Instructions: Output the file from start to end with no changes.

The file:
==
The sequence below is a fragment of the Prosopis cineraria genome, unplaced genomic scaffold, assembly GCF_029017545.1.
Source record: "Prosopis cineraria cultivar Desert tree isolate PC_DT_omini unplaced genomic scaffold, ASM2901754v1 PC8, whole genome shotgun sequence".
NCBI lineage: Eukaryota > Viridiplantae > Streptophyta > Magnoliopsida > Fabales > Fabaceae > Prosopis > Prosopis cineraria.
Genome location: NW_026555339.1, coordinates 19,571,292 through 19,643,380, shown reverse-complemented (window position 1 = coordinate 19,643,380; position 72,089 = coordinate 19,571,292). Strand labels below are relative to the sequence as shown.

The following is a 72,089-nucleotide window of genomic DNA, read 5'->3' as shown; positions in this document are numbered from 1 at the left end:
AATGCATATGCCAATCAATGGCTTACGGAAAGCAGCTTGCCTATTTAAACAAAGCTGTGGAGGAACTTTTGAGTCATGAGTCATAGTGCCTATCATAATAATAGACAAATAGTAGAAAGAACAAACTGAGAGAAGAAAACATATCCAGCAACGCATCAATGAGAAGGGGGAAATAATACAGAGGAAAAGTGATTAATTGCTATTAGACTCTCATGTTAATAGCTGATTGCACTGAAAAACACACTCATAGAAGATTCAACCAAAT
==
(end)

The sequence below is a fragment of the Prosopis cineraria genome, unplaced genomic scaffold, assembly GCF_029017545.1.
Source record: "Prosopis cineraria cultivar Desert tree isolate PC_DT_omini unplaced genomic scaffold, ASM2901754v1 PC8, whole genome shotgun sequence".
NCBI lineage: Eukaryota > Viridiplantae > Streptophyta > Magnoliopsida > Fabales > Fabaceae > Prosopis > Prosopis cineraria.
Genome location: NW_026555339.1, coordinates 19,571,292 through 19,643,380, shown reverse-complemented (window position 1 = coordinate 19,643,380; position 72,089 = coordinate 19,571,292). Strand labels below are relative to the sequence as shown.

The following is a 72,089-nucleotide window of genomic DNA, read 5'->3' as shown; positions in this document are numbered from 1 at the left end:
AATGCATATGCCAATCAATGGCTTACGGAAAGCAGCTTGCCTATTTAAACAAAGCTGTGGAGGAACTTTTGAGTCATGAGTCATAGTGCCTATCATAATAATAGACAAATAGTAGAAAGAACAAACTGAGAGAAGAAAACATATCCAGCAACGCATCAATGAGAAGGGGGAAATAATACAGAGGAAAAGTGATTAATTGCTATTAGACTCTCATGTTAATAGCTGATTGCACTGAAAAACACACTCATAGAAGATTCAACCAAAT